Last week’s congressional hearings with Facebook, Twitter, and Google may have had the opposite effect of what lawmakers intended.
A new poll from Axios and SurveyMonkey reveals that “more Americans are now wary of the government going too far to regulate web platforms than before the hearings,” according to Axios’ David McCabe.
Representatives from Facebook, Twitter, and Google testified before three congressional committees in a two-day span last week. Members of both political parties attacked them for failing to curtail Russia’s alleged interference in the presidential election.
All three technologies companies have pledged to take steps to increase transparency of political ads and crack down on “fake” news. Those changes, however, don’t go far enough for lawmakers who proposed legislation to regulate the companies. Sens. Mark Warner, D-Va.; Amy Klobuchar, D-Minn.; and John McCain, R-Ariz., introduced the Honest Ads Act last month.
“In the wake of Russia’s attack on the 2016 election,” McCain said, “it is more important than ever to strengthen our defenses against foreign interference in our elections.”
So far, however, lawmakers haven’t discovered any evidence that Russia’s meddling on social media affected the outcome of the election.
According to Facebook’s estimates, Russian-linked content could have reached as many as 126 million users, but that content represents 0.004 percent of what those users would have seen on the platform over a two-year period. Facebook has 1.37 billion daily active users.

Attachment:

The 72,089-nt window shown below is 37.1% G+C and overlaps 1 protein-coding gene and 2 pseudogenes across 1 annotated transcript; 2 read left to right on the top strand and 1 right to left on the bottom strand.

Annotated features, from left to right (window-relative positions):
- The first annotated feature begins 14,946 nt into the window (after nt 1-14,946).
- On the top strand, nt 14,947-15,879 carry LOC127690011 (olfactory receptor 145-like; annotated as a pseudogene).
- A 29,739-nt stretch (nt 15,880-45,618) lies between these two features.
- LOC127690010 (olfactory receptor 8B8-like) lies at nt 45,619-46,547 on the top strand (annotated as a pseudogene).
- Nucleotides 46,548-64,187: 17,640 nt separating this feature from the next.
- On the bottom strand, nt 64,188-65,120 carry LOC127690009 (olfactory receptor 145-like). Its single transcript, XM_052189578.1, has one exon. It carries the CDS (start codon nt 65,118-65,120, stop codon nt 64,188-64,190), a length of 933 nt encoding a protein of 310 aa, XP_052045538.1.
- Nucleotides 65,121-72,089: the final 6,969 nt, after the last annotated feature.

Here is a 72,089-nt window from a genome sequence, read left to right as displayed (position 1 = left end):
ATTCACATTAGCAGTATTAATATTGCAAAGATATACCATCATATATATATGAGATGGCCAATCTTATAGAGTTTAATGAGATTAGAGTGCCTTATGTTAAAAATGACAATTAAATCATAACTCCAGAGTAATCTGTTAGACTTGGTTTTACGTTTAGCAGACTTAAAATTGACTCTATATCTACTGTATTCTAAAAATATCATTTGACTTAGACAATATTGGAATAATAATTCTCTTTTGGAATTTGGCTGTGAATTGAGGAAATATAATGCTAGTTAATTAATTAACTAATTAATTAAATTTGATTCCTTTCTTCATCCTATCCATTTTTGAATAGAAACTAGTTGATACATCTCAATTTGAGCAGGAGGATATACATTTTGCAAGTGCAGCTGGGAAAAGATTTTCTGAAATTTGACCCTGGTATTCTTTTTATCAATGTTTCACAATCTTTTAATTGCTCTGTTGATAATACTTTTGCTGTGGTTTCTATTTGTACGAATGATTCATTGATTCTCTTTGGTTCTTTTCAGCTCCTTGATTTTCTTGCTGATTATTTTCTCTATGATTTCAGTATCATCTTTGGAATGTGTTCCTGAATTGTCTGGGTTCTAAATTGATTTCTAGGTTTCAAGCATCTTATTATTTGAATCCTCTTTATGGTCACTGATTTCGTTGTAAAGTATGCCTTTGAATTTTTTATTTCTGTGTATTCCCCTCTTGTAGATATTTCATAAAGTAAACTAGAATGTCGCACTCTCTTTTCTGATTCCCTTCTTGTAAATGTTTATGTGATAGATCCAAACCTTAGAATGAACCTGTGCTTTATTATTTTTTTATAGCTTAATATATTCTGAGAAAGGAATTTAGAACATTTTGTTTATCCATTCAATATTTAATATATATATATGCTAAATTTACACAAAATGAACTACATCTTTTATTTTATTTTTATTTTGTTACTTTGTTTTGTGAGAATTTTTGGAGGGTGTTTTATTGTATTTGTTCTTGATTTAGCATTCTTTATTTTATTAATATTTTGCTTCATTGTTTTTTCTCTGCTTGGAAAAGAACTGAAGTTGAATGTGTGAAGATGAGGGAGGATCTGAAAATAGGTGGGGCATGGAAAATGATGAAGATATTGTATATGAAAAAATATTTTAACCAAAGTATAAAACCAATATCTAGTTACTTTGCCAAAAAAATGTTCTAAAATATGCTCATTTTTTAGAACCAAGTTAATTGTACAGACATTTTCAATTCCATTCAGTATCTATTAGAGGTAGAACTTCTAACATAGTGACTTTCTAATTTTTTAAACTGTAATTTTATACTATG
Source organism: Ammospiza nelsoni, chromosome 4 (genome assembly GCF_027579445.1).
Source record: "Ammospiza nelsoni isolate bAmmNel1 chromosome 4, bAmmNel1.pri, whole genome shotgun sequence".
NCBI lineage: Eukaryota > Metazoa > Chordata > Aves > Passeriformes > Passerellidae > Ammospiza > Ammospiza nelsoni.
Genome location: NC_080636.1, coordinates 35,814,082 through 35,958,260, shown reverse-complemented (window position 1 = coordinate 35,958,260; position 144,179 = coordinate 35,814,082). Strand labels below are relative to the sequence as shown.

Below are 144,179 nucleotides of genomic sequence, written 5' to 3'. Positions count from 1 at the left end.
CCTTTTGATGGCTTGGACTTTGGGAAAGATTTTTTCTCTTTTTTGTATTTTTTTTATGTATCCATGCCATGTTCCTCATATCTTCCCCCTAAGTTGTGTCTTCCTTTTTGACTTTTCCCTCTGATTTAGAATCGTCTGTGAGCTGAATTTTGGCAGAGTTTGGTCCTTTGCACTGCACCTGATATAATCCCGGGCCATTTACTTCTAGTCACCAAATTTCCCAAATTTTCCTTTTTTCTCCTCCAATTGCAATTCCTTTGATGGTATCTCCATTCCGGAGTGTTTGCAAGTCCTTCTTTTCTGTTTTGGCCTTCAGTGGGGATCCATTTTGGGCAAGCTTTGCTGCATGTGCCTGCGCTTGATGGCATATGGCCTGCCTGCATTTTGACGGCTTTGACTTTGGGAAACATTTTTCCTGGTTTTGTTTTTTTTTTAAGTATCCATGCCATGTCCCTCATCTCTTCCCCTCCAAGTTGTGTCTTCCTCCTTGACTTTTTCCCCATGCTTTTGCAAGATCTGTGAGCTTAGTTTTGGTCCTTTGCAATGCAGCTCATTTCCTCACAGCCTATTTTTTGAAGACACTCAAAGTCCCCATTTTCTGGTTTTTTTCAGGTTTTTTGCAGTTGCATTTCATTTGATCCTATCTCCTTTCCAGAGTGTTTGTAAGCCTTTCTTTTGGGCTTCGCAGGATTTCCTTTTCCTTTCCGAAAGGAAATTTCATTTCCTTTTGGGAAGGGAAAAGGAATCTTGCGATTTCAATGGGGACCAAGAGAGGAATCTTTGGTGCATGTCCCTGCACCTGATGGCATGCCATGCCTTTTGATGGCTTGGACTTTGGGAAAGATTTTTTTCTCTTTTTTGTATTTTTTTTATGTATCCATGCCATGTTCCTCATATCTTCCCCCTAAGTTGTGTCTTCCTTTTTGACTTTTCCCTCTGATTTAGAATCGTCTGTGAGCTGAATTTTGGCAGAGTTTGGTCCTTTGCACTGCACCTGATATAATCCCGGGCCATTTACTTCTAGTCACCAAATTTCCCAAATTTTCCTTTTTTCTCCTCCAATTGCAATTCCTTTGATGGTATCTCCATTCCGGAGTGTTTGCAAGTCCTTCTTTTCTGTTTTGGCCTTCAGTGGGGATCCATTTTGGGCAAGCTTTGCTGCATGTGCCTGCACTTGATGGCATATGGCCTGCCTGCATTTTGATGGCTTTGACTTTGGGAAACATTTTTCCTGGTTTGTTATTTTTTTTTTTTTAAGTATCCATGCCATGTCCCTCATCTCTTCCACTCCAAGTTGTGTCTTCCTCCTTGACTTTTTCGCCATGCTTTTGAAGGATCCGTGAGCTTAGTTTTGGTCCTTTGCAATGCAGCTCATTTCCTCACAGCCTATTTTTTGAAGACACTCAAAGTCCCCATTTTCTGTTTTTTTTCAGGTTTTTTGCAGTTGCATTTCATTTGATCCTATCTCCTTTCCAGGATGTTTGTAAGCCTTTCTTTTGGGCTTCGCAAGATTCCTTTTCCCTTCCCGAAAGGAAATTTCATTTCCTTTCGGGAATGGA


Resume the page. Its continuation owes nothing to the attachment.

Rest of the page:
The Russian-linked ads reached even fewer people, and prompted former Clinton pollster Mark Penn to write in The Wall Street Journal, “You Can’t Buy the Presidency for $100,000.” Spending on the 2016 presidential race totaled $2.4 billion, according to the Center for Responsive Politics.
According to the Axios-SurveyMonkey poll, Americans are more skeptical about a government solution than the lawmakers proposing one. (See the crosstabs.)
“After the hearings,” McCabe writes for Axios, “57 percent said that they are concerned the government will go too far in regulating the operations of technology companies, up from 52 percent before the hearings.”
Those numbers are consistent across the political spectrum, although Democrats are less concerned about government regulation than Republicans and independents.
Platforms such as Facebook and Twitter have risen in popularity among Americans not just for political activity but also for news. More than a quarter of U.S. adults get their news from social media, and nearly half rely on Facebook for news, according a recent Pew Research Center report. Those platforms and others have also given more people a voice in the political process.
“[The] ability to share and express yourself is more important than any other purpose of social media,” according to one respondent of the Axios-SurveyMonkey poll. “It is the responsibility of those consuming that information to place proper perspective on what they read.”
President Donald Trump, both during his winning campaign and after, has cited his use of Facebook and Twitter as a way to bypass the media and communicate directly with the American people.
How do you fight millions of dollars of fraudulent commercials pushing for crooked politicians? I will be using Facebook & Twitter. Watch!
— Donald J. Trump (@realDonaldTrump) March 7, 2016
If the press would cover me accurately & honorably, I would have far less reason to "tweet." Sadly, I don't know if that will ever happen!
— Donald J. Trump (@realDonaldTrump) December 5, 2016
“The wariness of government regulation is widespread and bipartisan enough to be a warning to lawmakers who want to pursue it,” writes Mike Allen, co-founder of Axios.
The poll was conducted Nov. 2-3 with a sample of 5,503 people and a margin of error of plus or minus 2 percentage points.